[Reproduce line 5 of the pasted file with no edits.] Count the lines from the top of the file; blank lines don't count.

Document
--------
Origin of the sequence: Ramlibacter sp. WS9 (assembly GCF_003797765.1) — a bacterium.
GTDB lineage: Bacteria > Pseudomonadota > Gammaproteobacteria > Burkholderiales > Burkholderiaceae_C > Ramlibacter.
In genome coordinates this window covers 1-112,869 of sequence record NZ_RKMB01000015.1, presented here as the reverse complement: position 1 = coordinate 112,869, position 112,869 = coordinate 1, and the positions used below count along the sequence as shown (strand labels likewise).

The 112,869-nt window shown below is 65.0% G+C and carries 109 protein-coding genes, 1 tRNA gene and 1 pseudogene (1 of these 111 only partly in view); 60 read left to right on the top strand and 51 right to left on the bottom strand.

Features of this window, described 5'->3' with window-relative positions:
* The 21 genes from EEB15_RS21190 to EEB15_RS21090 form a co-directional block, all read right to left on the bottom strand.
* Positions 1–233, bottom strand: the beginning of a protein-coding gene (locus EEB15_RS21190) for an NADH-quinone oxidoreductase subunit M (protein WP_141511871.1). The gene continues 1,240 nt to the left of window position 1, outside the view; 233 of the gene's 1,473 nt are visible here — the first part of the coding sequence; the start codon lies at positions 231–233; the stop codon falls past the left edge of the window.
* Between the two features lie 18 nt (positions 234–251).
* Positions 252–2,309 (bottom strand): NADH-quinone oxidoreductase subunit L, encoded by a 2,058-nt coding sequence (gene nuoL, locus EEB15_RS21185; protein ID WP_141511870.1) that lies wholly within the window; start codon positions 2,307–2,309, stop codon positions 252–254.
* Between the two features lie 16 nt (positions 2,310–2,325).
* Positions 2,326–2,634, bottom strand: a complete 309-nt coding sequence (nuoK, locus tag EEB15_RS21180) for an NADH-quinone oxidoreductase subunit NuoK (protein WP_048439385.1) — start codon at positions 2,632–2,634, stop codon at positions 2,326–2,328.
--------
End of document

Features of this window, described 5'->3' with window-relative positions: